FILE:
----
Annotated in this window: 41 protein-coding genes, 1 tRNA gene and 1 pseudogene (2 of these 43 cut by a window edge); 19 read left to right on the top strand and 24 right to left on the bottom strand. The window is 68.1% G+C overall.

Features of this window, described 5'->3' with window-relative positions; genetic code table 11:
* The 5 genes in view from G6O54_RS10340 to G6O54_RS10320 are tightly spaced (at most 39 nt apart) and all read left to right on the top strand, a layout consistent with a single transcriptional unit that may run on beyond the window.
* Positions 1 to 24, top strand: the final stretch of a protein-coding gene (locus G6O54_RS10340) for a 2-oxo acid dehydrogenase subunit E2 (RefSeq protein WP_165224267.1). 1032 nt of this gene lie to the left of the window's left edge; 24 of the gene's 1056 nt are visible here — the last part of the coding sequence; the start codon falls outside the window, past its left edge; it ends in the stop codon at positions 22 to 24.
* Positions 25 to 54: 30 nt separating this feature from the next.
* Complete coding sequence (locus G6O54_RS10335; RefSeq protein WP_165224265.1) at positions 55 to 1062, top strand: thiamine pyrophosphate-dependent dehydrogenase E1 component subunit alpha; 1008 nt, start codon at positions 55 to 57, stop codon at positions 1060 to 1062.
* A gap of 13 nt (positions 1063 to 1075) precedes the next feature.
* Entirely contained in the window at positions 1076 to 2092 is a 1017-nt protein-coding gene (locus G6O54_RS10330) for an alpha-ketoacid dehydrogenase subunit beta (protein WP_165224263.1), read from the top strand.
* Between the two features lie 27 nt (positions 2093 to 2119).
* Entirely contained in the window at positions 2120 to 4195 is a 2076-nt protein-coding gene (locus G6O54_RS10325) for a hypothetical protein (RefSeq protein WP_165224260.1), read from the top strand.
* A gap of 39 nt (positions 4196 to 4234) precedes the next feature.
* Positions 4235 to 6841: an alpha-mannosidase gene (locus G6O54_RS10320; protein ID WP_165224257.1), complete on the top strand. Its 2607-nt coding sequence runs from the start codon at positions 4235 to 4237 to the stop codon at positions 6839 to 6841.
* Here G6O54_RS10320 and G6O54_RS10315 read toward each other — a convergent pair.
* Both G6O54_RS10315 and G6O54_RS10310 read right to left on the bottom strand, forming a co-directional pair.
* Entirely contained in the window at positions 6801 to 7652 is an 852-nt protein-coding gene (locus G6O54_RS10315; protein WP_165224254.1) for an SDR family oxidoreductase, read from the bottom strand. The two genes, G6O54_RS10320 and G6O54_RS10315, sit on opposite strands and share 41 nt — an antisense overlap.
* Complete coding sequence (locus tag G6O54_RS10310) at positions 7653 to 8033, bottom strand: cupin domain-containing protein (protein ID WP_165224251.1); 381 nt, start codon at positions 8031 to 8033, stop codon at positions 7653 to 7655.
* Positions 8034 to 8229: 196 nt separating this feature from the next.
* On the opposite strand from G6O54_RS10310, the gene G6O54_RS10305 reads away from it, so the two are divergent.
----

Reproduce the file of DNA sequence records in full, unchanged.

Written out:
Annotated in this window: 41 protein-coding genes, 1 tRNA gene and 1 pseudogene (2 of these 43 cut by a window edge); 19 read left to right on the top strand and 24 right to left on the bottom strand. The window is 68.1% G+C overall.

Features of this window, described 5'->3' with window-relative positions; genetic code table 11:
* The 5 genes in view from G6O54_RS10340 to G6O54_RS10320 are tightly spaced (at most 39 nt apart) and all read left to right on the top strand, a layout consistent with a single transcriptional unit that may run on beyond the window.
* Positions 1 to 24, top strand: the final stretch of a protein-coding gene (locus G6O54_RS10340) for a 2-oxo acid dehydrogenase subunit E2 (RefSeq protein WP_165224267.1). 1032 nt of this gene lie to the left of the window's left edge; 24 of the gene's 1056 nt are visible here — the last part of the coding sequence; the start codon falls outside the window, past its left edge; it ends in the stop codon at positions 22 to 24.
* Positions 25 to 54: 30 nt separating this feature from the next.
* Complete coding sequence (locus G6O54_RS10335; RefSeq protein WP_165224265.1) at positions 55 to 1062, top strand: thiamine pyrophosphate-dependent dehydrogenase E1 component subunit alpha; 1008 nt, start codon at positions 55 to 57, stop codon at positions 1060 to 1062.
* A gap of 13 nt (positions 1063 to 1075) precedes the next feature.
* Entirely contained in the window at positions 1076 to 2092 is a 1017-nt protein-coding gene (locus G6O54_RS10330) for an alpha-ketoacid dehydrogenase subunit beta (protein WP_165224263.1), read from the top strand.
* Between the two features lie 27 nt (positions 2093 to 2119).
* Entirely contained in the window at positions 2120 to 4195 is a 2076-nt protein-coding gene (locus G6O54_RS10325) for a hypothetical protein (RefSeq protein WP_165224260.1), read from the top strand.
* A gap of 39 nt (positions 4196 to 4234) precedes the next feature.
* Positions 4235 to 6841: an alpha-mannosidase gene (locus G6O54_RS10320; protein ID WP_165224257.1), complete on the top strand. Its 2607-nt coding sequence runs from the start codon at positions 4235 to 4237 to the stop codon at positions 6839 to 6841.
* Here G6O54_RS10320 and G6O54_RS10315 read toward each other — a convergent pair.
* Both G6O54_RS10315 and G6O54_RS10310 read right to left on the bottom strand, forming a co-directional pair.
* Entirely contained in the window at positions 6801 to 7652 is an 852-nt protein-coding gene (locus G6O54_RS10315; protein WP_165224254.1) for an SDR family oxidoreductase, read from the bottom strand. The two genes, G6O54_RS10320 and G6O54_RS10315, sit on opposite strands and share 41 nt — an antisense overlap.
* Complete coding sequence (locus tag G6O54_RS10310) at positions 7653 to 8033, bottom strand: cupin domain-containing protein (protein ID WP_165224251.1); 381 nt, start codon at positions 8031 to 8033, stop codon at positions 7653 to 7655.
* Positions 8034 to 8229: 196 nt separating this feature from the next.
* On the opposite strand from G6O54_RS10310, the gene G6O54_RS10305 reads away from it, so the two are divergent.